Arcosanti, is now an ever-growing community of a thousand plus members, driven by a single principle - Arcology. Round the year, Arcosanti conducts intensive, five-weeks workshop programs, teaching students from around the world about the principles of Arcology while they participate in the on-going construction of the ecologically sustainable architectural forms unique to their community and the production of the world renowned ‘Soleri Wind-bells’. It is through these workshop fee and sales of the Soleri Wind-bells, the funding for the on-going construction of Arcosanti is received. Thousands of volunteers attend the workshops annually and eventually take the construction forward. As a result of their continuous efforts and hardwork, Arcosanti has till date reached approximately five percent of the total construct (as proposed by Soleri back in 1970’s), and already takes precedence over several other experimental towns existing across the world.
In a five-weeks workshop conducted at Arcosanti, the initial two weeks comprise of a number of seminars, visits to some architectural landmarks in Phoenix, and a few recreational activities such as hiking, field trips etc. This is followed by an extensive hands-on construction for a three-weeks period at the site itself. Practical experience of applying the principles of Arcology in construction would deepen my understanding about the subject. This one-of-a-kind combination of a number of activities, makes Arcosanti the most promising option for my Travel Fellowship destination.
One of my professors once said, “Architecture cannot be taught, it can only be learnt”, and I believe that for a fourth-semester architecture undergraduate, there is no better opportunity to travel and learn other than this Travel Fellowship. Visiting and working at Arcosanti while tackling the harsh conditions of the Arizona desert, would help me immensely to enhance my understanding of the biggest threat of today’s world, and the best possible ways to tackle it through sustainable construction practices. At this initial stage of my architectural career, this experience would form a sound basis for my further explorations, studies and professional career. Further, I would be sharing my knowledge gained from the visit to Arcosanti, about sustainable architecture and the employable construction techniques with my fellow mates at the college and related communities back in India, through some interactive sessions.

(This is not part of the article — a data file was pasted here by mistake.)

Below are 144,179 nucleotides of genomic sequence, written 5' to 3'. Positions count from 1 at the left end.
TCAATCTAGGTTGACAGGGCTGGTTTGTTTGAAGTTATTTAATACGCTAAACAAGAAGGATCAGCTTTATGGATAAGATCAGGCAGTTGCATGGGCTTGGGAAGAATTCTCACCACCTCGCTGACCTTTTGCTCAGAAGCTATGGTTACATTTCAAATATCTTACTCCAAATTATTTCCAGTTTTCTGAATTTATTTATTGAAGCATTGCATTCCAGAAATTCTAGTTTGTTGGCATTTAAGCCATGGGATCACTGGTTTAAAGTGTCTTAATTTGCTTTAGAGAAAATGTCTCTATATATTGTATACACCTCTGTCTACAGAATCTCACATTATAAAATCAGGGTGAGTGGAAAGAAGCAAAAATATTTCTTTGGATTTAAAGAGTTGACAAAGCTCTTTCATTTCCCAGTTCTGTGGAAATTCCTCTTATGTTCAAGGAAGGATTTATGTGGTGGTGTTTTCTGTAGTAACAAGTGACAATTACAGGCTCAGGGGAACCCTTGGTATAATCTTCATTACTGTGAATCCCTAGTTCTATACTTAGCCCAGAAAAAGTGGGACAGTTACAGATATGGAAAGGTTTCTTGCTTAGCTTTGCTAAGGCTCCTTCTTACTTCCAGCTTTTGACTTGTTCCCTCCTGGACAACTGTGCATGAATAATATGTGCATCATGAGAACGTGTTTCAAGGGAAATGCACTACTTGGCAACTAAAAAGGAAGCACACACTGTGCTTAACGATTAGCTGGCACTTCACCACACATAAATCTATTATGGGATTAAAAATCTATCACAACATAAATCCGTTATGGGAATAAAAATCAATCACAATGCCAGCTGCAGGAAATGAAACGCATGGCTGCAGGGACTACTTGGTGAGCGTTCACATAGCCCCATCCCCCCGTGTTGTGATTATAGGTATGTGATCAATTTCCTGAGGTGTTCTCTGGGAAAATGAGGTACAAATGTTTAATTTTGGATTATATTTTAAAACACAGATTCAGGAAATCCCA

This would ultimately fulfill my prime objective of this travel fellowship - involving more and more aspiring architects to work for a better tomorrow, because I believe, it’s not just about you and me, it’s about how the two of us along with our architectural fraternity can ameliorate the lives of the masses across the world.
-Wednesday, June 21, Fly to San Francisco from New Delhi.
-June 22-23, reach San Francisco, explore the city and the architectural marvels of SF.
-Friday, June 23, Fly to Phoenix from San Francisco, followed by a 70 miles travel from Phoenix, AZ to Arcosanti, AZ.
-Sunday, June 25, Commencement of the five-week workshop.
-Monday, June 26 - July 9, seminars, field visits to Phoenix city and other specified tasks as per the program schedule.
-Monday, July 10, commencement of hands-on construction workshop at Arcosanti.
-Sunday, July 30, Conclusion of the workshop.
-Monday, July 31, Fly to New Delhi from Phoenix (via New York).
-Visa Fees, USD 160.
-Round Trip airfare USD 1580. DEL-SFO, SFO-PHX, PHX-JFK, JFK-DEL.* (United Airlines, Deutsche Lufthansa, https://www.goibibo.com)
-Phoenix Airport to Arcosanti and back, transportation expenses, USD 70.
-Workshop program fees USD 1750 (The fees are for programs and cover registration fee, tuition, meals and accommodations.)
*DEL- New Delhi ; SFO- San Francisco, CA; PHX- Phoenix, AZ; JFK- New York City, NY.
TOTAL EXPENDITURE - USD 3660. Any of the further expenditure, apart from the above mentioned will be borne by me.
REFERENCES AND CONTACTS:
-Dr.Tapas Mitra (firstname.lastname@example.org) and Ar. Abhishek Venkitaraman Iyer (email@example.com) - mentors for the Berkeley prize competition.
-Arcosanti, AZ, workshop coordinator: Miss Melanie ( E-mail firstname.lastname@example.org ) For further details about the program, visit, https://arcosanti.org/workshops
Shall I be granted this opportunity to travel, I hope to document the whole journey, from Delhi to Arizona and back at every stage, through photos, sketches, interviews, observations, which would supplement my Report to the Berkeley Prize Committee. Finally, a special thanks to the Jury Members, for this opportunity to further the conversation of the social art of architecture and to apply for this Travel Fellowship.